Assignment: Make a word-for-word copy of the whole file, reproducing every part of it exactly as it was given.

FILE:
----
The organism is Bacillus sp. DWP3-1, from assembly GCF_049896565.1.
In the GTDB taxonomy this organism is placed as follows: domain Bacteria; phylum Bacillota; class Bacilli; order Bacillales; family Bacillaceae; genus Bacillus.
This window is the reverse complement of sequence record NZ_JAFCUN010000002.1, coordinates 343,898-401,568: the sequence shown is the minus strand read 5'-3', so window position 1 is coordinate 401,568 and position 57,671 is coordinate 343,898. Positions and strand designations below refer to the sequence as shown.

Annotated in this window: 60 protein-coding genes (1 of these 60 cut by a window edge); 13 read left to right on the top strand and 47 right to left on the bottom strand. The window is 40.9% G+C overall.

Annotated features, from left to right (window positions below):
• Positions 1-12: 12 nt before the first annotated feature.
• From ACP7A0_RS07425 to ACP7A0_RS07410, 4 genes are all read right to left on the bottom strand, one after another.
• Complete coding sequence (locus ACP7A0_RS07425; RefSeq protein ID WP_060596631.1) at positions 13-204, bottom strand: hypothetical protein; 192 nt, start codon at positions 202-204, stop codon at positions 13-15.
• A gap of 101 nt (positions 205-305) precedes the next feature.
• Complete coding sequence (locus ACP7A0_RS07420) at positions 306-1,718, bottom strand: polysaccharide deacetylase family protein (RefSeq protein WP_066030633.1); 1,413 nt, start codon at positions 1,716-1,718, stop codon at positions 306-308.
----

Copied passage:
The organism is Bacillus sp. DWP3-1, from assembly GCF_049896565.1.
In the GTDB taxonomy this organism is placed as follows: domain Bacteria; phylum Bacillota; class Bacilli; order Bacillales; family Bacillaceae; genus Bacillus.
This window is the reverse complement of sequence record NZ_JAFCUN010000002.1, coordinates 343,898-401,568: the sequence shown is the minus strand read 5'-3', so window position 1 is coordinate 401,568 and position 57,671 is coordinate 343,898. Positions and strand designations below refer to the sequence as shown.

Annotated in this window: 60 protein-coding genes (1 of these 60 cut by a window edge); 13 read left to right on the top strand and 47 right to left on the bottom strand. The window is 40.9% G+C overall.

Annotated features, from left to right (window positions below):
• Positions 1-12: 12 nt before the first annotated feature.
• From ACP7A0_RS07425 to ACP7A0_RS07410, 4 genes are all read right to left on the bottom strand, one after another.
• Complete coding sequence (locus ACP7A0_RS07425; RefSeq protein ID WP_060596631.1) at positions 13-204, bottom strand: hypothetical protein; 192 nt, start codon at positions 202-204, stop codon at positions 13-15.
• A gap of 101 nt (positions 205-305) precedes the next feature.
• Complete coding sequence (locus ACP7A0_RS07420) at positions 306-1,718, bottom strand: polysaccharide deacetylase family protein (RefSeq protein WP_066030633.1); 1,413 nt, start codon at positions 1,716-1,718, stop codon at positions 306-308.